# How To: Calculate Faster Than a Calculator

When you need to crunch numbers quickly — and I mean really quickly — there's a cool method you can use to multiply two numbers together in just a few seconds.

This is great when you need to speed through multiplication homework, and is also good for impressing your math teacher or peers, or as just a cool party trick (depending on your crowd). Mental math for the win! Now, this trick will only apply in a few multiplication settings, but more on that later.

For the first example, let's calculate the following:

## 24 x 26 =

Start by taking the first digit of the first number (2 for 24) and multiplying that by the number directly higher than it, which will give you the first digit(s) of the answer. So for 24 multiplied by 26, it would be 2 (first digit in first number) multiplied by 3 (one digit higher) = 6.

This means that 6 is our first digit in the answer.

Now take the second digit of the first number (4 for 24) and multiple that by the second digit of the second number (6 for 26), which will give you the remaining digits of the answer. So for 24 multiplied by 26, it would be 4 (second digit in first number) x 6 (second digit in second number) = 24.

2 and 4 are the the last digits of the answer.

So, 24 x 26 = 624.

Voilà! You're done. That's some next level Harry Potter-style magic, right?

## A Few Restrictions

If you thought this method was too good to be true, well, you're right. There are a few restrictions, or caveats, that must be adhered to:

• the first digits of both numbers must be the same
• the last digit of both numbers must equal 10

If you look at the example above, the first digit in each number (24, 26) is 2, and the last digits in each (4, 6) equals 10. Let's do a few more examples to hit this point home.

## 37 x 33 =

For 37 multiplied by 33, it would be 3 (first digit in first number) multiplied by 4 (one digit higher) = 12.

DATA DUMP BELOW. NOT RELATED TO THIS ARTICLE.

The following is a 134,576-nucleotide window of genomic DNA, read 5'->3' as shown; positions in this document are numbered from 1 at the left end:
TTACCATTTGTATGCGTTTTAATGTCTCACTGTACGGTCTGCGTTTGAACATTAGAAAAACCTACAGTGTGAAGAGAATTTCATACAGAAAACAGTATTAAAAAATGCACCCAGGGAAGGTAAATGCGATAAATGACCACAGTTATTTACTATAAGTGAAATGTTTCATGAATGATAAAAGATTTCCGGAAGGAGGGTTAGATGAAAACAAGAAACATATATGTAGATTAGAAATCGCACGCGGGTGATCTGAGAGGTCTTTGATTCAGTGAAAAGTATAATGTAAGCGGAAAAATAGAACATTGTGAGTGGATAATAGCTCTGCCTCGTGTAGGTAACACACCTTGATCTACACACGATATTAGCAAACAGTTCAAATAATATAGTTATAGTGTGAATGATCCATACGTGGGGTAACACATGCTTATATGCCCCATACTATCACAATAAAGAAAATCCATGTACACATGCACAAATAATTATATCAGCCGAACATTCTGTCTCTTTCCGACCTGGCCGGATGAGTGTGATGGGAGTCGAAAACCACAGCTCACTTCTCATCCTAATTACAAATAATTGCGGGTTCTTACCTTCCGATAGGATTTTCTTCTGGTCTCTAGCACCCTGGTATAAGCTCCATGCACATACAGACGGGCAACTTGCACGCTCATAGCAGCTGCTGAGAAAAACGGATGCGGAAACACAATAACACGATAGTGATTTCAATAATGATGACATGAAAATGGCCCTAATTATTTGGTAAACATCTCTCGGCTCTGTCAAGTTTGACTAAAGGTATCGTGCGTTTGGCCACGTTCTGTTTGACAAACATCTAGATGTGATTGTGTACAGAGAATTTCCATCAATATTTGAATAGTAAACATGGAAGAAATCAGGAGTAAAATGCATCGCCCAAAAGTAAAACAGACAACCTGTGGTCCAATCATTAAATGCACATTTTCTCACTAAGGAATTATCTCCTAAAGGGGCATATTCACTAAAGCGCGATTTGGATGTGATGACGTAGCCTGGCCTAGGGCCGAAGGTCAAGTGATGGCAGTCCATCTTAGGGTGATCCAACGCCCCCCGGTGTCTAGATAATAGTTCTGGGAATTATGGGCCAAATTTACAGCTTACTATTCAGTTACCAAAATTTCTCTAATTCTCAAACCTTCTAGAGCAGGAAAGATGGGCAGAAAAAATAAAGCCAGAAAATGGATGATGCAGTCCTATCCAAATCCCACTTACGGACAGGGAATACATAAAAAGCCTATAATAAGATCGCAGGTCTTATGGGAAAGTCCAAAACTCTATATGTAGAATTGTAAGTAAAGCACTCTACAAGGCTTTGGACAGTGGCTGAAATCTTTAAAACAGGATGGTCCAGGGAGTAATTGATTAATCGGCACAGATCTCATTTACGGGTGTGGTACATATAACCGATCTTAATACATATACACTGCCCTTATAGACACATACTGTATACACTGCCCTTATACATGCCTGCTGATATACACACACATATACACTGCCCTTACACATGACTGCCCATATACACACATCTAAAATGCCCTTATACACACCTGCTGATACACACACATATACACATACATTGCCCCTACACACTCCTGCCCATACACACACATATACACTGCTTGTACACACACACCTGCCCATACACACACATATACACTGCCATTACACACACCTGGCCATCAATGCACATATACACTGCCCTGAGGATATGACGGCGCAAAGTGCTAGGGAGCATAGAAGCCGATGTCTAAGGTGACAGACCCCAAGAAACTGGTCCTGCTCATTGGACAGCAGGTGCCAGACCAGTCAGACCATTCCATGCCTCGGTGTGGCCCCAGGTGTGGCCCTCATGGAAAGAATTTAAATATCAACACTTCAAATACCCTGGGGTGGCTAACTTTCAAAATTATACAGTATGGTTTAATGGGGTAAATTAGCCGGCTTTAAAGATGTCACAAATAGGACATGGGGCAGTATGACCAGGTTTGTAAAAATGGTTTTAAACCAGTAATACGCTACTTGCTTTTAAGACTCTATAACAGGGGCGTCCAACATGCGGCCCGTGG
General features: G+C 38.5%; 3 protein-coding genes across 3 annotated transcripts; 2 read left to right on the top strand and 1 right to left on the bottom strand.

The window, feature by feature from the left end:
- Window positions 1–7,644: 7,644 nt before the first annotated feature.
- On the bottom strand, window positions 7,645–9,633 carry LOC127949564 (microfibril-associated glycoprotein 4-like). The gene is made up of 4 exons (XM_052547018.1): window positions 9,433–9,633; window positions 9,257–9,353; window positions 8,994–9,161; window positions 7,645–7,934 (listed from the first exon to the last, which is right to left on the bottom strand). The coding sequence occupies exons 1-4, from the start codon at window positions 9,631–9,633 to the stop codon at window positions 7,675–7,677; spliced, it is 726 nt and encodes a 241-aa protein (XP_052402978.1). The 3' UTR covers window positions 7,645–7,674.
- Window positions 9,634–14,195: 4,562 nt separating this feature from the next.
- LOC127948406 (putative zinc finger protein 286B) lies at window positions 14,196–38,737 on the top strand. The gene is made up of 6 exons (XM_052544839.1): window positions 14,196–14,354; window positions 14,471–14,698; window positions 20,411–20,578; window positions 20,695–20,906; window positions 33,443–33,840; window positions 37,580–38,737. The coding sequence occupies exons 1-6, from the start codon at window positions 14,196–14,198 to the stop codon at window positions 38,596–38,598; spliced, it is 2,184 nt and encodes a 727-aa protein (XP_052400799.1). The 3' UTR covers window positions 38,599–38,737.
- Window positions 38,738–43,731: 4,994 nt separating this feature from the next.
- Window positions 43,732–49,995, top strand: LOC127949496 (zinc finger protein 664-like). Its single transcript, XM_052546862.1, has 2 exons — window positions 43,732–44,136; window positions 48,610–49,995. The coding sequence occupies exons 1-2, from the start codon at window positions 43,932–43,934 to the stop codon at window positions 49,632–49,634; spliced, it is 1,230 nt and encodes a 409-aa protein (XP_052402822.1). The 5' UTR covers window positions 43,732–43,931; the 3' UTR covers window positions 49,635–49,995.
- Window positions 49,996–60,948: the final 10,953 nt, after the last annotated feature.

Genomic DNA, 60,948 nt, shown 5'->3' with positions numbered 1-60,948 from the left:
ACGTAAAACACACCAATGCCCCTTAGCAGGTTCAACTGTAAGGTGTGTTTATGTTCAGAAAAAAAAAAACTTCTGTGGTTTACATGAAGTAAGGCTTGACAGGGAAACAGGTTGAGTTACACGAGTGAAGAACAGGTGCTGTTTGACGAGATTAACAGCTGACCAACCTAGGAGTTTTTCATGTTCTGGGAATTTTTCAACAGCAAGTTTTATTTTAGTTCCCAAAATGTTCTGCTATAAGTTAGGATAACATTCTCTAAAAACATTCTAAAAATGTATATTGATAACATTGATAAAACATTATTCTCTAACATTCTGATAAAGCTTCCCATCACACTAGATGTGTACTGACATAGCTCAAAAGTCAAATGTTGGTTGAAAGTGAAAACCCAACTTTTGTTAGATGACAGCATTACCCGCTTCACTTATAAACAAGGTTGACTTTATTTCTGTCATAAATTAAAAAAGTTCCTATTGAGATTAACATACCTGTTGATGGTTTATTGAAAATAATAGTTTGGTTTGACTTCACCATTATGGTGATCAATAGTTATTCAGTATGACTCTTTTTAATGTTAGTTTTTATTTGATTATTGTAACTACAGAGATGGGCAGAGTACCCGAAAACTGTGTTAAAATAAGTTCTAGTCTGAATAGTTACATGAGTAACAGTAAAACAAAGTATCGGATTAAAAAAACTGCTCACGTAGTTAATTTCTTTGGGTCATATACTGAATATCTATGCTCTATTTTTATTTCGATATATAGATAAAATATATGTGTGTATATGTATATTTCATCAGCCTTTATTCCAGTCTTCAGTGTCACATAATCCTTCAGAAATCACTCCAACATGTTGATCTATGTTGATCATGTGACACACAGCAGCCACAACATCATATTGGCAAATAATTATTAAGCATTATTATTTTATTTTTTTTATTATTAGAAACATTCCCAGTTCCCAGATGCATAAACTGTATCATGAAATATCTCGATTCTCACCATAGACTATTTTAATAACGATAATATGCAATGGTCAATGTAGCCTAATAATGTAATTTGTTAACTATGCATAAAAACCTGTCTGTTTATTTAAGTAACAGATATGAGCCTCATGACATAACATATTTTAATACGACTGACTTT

That means that 1 and 2 are our first digits in the answer.

For the second part of the trick, it would be 7 (second digit in first number) multiplied by 3 (second digit in second number) = 21.

That means that 2 and 1 are the the last digits of the answer.

So, 37 x 33 = 1,221.

## 122 x 128 =

For 122 multiplied by 128, it would be 12 (first digits in first number) multiplied by 13 (one digit higher) = 156.

So 1, 5, and 6 are our first digits in the answer.

For the second part of the trick, it would be 2 (second digit in first number) multiplied by 8 (second digit in second number) = 16.

1 and 6 are the the last digits of the answer.

So, 122 x 128 = 15,616.

## 59 x 51 =

Okay, so the above examples were all pretty easy. Now let's try one where the ones digits (the second digits, the ones that are supposed to equal 10) are multiplied together but don't exceed 10. In this case, you would add a zero before the answer.

For 59 multiplied by 51, it would be 5 (first digits in first number) multiplied by 6 (one digit higher) = 30.

That means that 3 and 0 are our first digits in the answer.

For the second part of the trick, it would be 9 (second digit in first number) multiplied by 1 (second digit in second number) = 9. Since this is less than 10, we would add a zero beforehand.

That means that 0 and 9 are the the last digits of the answer.

So, 59 x 51 = 3,009.

For a more visual guide, check out the video below from Roger73026 on YouTube, which has more examples of this math trick in action:

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It has its limits Just like finding out the answer to any number multiplied by nine between one and nine. Where you take the number before the number you're trying to multiply with nine then find out what number added to it will equal nine then put the two numbers together and that is your answer. An example is 9 * 7 = 63 The 6 from 63 comes before the 7 from 9 * 7 and 3 added to the 6 will equal 9.

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